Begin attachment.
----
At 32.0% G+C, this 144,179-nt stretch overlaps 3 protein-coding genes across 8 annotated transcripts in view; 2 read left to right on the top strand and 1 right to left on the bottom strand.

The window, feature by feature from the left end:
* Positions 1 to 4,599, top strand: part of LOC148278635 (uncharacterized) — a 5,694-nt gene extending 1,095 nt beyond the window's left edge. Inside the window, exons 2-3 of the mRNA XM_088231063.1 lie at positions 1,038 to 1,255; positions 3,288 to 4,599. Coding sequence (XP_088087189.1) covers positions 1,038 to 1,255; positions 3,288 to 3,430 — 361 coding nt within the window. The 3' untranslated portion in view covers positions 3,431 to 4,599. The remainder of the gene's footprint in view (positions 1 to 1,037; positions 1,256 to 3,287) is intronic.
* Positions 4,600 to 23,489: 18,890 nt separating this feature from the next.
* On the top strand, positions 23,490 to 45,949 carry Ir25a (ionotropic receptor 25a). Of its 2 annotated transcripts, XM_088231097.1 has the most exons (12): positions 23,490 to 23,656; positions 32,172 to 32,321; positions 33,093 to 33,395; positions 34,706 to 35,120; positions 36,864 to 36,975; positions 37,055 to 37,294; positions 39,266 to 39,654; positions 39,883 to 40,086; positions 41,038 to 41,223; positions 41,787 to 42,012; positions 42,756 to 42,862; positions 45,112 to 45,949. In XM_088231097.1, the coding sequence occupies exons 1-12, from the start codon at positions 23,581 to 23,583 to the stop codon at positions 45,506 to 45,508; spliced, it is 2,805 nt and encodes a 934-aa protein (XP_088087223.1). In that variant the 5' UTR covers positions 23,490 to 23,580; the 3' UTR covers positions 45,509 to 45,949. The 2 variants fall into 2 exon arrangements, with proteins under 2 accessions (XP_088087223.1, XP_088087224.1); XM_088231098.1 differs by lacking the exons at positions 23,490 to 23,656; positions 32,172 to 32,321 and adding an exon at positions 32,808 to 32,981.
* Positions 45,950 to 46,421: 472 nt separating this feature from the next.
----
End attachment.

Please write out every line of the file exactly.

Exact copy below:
At 32.0% G+C, this 144,179-nt stretch overlaps 3 protein-coding genes across 8 annotated transcripts in view; 2 read left to right on the top strand and 1 right to left on the bottom strand.

The window, feature by feature from the left end:
* Positions 1 to 4,599, top strand: part of LOC148278635 (uncharacterized) — a 5,694-nt gene extending 1,095 nt beyond the window's left edge. Inside the window, exons 2-3 of the mRNA XM_088231063.1 lie at positions 1,038 to 1,255; positions 3,288 to 4,599. Coding sequence (XP_088087189.1) covers positions 1,038 to 1,255; positions 3,288 to 3,430 — 361 coding nt within the window. The 3' untranslated portion in view covers positions 3,431 to 4,599. The remainder of the gene's footprint in view (positions 1 to 1,037; positions 1,256 to 3,287) is intronic.
* Positions 4,600 to 23,489: 18,890 nt separating this feature from the next.
* On the top strand, positions 23,490 to 45,949 carry Ir25a (ionotropic receptor 25a). Of its 2 annotated transcripts, XM_088231097.1 has the most exons (12): positions 23,490 to 23,656; positions 32,172 to 32,321; positions 33,093 to 33,395; positions 34,706 to 35,120; positions 36,864 to 36,975; positions 37,055 to 37,294; positions 39,266 to 39,654; positions 39,883 to 40,086; positions 41,038 to 41,223; positions 41,787 to 42,012; positions 42,756 to 42,862; positions 45,112 to 45,949. In XM_088231097.1, the coding sequence occupies exons 1-12, from the start codon at positions 23,581 to 23,583 to the stop codon at positions 45,506 to 45,508; spliced, it is 2,805 nt and encodes a 934-aa protein (XP_088087223.1). In that variant the 5' UTR covers positions 23,490 to 23,580; the 3' UTR covers positions 45,509 to 45,949. The 2 variants fall into 2 exon arrangements, with proteins under 2 accessions (XP_088087223.1, XP_088087224.1); XM_088231098.1 differs by lacking the exons at positions 23,490 to 23,656; positions 32,172 to 32,321 and adding an exon at positions 32,808 to 32,981.
* Positions 45,950 to 46,421: 472 nt separating this feature from the next.